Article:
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Close calls—a sign of resilience or vulnerability? Odds are higher that vulnerabilities are reported

In the January 2021 issue of The Joint Commission Journal on Quality and Patient Safety, Jung et al. examined how the proximity of a close call to the averted failure (reaching the patient) impacted healthcare workers’ psychological safety and willingness to report the event.1 A close call (also referred to as a near miss) is an event, situation, or error that took place but was captured before reaching the patient. To cite one example of a close call, the wrong drug was dispensed by the pharmacy, but a nurse caught the error before it was administered to the patient.

Jung et al. note that reports of close calls contain contrasting clues or associations that highlight either resilience—we managed to avoid the failure and were successful in terms of the outcome—or vulnerability—we nearly failed in what transpired right before the averted outcome. They found that close calls that were caught early in the process were often perceived as successful because they were further away from the averted failure, thus underscoring a sense of resilience. In contrast, close calls that were caught later in the process were often perceived as near failures, thus underscoring a sense of vulnerability.

The authors emphasized that close calls were not processed and treated equally. They found that the likelihood of reporting close calls seems dependent not only on the degree of psychological safety felt by the worker in reporting the event, but also whether the close call was caught early (evidence of resiliency) or later (evidence of vulnerability) in the process.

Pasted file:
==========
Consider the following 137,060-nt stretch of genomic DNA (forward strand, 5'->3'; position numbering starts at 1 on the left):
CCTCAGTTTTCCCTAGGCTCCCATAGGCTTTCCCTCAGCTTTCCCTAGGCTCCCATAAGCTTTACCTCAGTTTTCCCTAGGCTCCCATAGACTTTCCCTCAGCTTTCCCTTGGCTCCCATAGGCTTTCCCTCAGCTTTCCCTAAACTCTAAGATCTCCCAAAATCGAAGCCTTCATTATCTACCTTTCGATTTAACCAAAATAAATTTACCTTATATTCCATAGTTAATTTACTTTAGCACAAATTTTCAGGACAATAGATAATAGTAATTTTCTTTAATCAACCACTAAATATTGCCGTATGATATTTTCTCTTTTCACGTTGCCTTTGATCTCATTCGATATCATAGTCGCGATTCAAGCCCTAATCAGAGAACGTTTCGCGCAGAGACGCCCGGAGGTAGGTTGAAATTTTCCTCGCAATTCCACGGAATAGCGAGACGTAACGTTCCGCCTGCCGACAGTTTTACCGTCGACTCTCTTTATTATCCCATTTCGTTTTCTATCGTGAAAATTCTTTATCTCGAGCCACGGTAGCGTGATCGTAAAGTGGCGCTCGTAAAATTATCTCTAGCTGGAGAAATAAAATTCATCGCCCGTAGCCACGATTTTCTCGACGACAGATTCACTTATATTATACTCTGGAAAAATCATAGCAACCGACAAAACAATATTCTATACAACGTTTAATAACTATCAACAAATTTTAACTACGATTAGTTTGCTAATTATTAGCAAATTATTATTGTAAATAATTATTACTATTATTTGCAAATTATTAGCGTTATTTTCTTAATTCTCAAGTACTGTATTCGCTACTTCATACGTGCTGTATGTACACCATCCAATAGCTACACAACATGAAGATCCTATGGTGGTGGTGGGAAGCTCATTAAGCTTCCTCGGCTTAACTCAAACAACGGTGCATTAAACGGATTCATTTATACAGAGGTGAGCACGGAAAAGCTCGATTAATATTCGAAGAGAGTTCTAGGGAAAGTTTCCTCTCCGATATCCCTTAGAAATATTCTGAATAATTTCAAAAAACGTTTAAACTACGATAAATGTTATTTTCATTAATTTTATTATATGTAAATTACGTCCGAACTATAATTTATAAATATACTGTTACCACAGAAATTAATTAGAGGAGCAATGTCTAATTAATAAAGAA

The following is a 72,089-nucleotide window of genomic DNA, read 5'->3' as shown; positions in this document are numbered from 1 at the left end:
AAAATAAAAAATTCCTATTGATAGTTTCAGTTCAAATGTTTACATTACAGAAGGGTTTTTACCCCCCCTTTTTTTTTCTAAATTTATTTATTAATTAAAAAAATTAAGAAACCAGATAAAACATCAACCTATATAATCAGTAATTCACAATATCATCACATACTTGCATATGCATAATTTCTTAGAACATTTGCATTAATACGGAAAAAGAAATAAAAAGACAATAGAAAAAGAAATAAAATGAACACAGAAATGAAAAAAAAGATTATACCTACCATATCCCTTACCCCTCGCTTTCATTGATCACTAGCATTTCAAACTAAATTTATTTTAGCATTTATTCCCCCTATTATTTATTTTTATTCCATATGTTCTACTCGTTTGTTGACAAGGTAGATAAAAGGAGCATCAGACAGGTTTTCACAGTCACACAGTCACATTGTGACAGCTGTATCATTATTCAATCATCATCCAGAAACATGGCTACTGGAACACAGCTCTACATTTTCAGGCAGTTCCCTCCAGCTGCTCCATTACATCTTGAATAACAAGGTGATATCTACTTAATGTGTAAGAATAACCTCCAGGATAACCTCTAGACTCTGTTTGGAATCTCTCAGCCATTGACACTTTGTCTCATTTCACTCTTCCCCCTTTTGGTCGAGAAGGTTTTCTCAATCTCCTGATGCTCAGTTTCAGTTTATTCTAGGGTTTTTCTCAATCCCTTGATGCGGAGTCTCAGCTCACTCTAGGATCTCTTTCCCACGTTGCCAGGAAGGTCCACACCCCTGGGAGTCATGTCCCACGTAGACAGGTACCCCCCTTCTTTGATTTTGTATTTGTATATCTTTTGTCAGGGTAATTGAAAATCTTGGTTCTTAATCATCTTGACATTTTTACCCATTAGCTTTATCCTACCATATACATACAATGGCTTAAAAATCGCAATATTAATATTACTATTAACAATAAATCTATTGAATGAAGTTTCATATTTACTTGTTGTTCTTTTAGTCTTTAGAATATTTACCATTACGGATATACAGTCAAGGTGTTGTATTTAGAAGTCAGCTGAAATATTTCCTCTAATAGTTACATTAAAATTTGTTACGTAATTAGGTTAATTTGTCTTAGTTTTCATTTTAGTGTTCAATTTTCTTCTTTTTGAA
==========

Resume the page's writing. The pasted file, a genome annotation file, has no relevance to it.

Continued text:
While psychological safety is important to feel comfortable reporting a close call, Jung et al. found that the odds of reporting were higher if it was caught later in the process, was discerned as a vulnerability or near failure, or was felt to be an event that “nearly happened” rather than “could have happened.” The willingness to report the event seemed to be related to a strong outcome bias and how close the event came to harming the patient. On the other hand, the odds of reporting a close call were lower if it was caught earlier in the process, deemed a chance success or a sign of resilience, or was felt to be an event that “could have happened” rather than “nearly happened.” Healthcare workers were less inclined to report close calls that seemed to be distant to patient harm or have a weak or neutral outcome bias.

Prior research suggests that the perceived severity of a close call may reduce psychological safety and thus reduce the willingness to report the event. However, these recent findings suggest that another variable that predicts the likelihood of reporting close calls is whether the event is perceived as a failure or vulnerability rather than a success or a sign of resilience. Jung et al. point out that close calls that are identified early in the process may resemble an ordinary, everyday occurrence, more so than a reportable incident. These early mistakes may not be regarded as sufficiently important to report.

The authors suggest that educating healthcare workers about the dual nature of close calls, which can demonstrate either vulnerability or resilience, may aid appropriate recognition of all close calls as learning opportunities. Healthcare workers should be encouraged to report all types of close calls, including seemingly minor ones that occur early in the process. There is much that can be learned about both the vulnerability and resilience of your systems from all close calls.   


  1. Jung OS, Kundu P, Edmondson AC, et al. Resilience vs. vulnerability: psychological safety and reporting of near misses with varying proximity to harm in radiation oncology. Jt Comm J Qual Patient Saf. 2021;47(1):15-22.